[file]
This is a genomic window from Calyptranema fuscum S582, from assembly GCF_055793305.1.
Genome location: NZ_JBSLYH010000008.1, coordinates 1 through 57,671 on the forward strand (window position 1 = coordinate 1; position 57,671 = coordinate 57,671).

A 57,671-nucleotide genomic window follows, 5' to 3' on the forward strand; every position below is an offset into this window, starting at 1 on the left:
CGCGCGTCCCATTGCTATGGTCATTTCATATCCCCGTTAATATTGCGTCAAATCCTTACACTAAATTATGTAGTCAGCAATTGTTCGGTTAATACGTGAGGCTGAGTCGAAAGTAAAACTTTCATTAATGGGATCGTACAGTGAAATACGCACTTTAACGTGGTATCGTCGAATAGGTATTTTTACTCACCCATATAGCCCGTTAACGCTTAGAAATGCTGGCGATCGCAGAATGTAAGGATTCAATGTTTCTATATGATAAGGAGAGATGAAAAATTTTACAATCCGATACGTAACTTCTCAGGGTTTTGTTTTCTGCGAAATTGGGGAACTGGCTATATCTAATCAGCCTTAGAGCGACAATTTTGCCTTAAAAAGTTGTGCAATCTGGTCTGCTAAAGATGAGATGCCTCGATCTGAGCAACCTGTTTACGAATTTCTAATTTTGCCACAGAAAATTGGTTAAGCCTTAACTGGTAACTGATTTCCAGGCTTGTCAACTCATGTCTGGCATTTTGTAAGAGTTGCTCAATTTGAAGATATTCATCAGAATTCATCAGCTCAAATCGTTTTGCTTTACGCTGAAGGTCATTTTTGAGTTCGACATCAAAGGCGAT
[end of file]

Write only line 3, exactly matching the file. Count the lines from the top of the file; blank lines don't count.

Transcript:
A 57,671-nucleotide genomic window follows, 5' to 3' on the forward strand; every position below is an offset into this window, starting at 1 on the left: